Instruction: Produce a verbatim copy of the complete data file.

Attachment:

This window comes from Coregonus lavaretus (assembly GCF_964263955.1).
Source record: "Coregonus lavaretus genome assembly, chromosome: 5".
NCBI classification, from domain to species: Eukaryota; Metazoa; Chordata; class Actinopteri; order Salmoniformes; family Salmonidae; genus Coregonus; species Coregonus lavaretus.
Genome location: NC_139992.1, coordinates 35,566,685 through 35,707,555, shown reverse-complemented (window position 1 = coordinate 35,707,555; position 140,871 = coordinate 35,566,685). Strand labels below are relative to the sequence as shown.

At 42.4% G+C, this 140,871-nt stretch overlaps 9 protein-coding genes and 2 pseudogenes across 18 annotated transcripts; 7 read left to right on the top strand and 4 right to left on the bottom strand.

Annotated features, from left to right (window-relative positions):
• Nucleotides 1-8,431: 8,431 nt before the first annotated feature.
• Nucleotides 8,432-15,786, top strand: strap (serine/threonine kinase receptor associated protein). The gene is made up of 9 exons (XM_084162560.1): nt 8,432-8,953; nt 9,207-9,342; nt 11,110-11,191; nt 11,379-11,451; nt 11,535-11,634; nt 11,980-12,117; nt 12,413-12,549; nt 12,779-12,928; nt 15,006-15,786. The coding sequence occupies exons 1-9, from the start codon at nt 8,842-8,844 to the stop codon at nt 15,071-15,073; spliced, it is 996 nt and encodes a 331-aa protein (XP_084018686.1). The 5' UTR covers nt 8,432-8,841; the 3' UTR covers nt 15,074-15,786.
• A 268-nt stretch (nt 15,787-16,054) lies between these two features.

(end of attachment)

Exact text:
This window comes from Coregonus lavaretus (assembly GCF_964263955.1).
Source record: "Coregonus lavaretus genome assembly, chromosome: 5".
NCBI classification, from domain to species: Eukaryota; Metazoa; Chordata; class Actinopteri; order Salmoniformes; family Salmonidae; genus Coregonus; species Coregonus lavaretus.
Genome location: NC_139992.1, coordinates 35,566,685 through 35,707,555, shown reverse-complemented (window position 1 = coordinate 35,707,555; position 140,871 = coordinate 35,566,685). Strand labels below are relative to the sequence as shown.

At 42.4% G+C, this 140,871-nt stretch overlaps 9 protein-coding genes and 2 pseudogenes across 18 annotated transcripts; 7 read left to right on the top strand and 4 right to left on the bottom strand.

Annotated features, from left to right (window-relative positions):
• Nucleotides 1-8,431: 8,431 nt before the first annotated feature.
• Nucleotides 8,432-15,786, top strand: strap (serine/threonine kinase receptor associated protein). The gene is made up of 9 exons (XM_084162560.1): nt 8,432-8,953; nt 9,207-9,342; nt 11,110-11,191; nt 11,379-11,451; nt 11,535-11,634; nt 11,980-12,117; nt 12,413-12,549; nt 12,779-12,928; nt 15,006-15,786. The coding sequence occupies exons 1-9, from the start codon at nt 8,842-8,844 to the stop codon at nt 15,071-15,073; spliced, it is 996 nt and encodes a 331-aa protein (XP_084018686.1). The 5' UTR covers nt 8,432-8,841; the 3' UTR covers nt 15,074-15,786.
• A 268-nt stretch (nt 15,787-16,054) lies between these two features.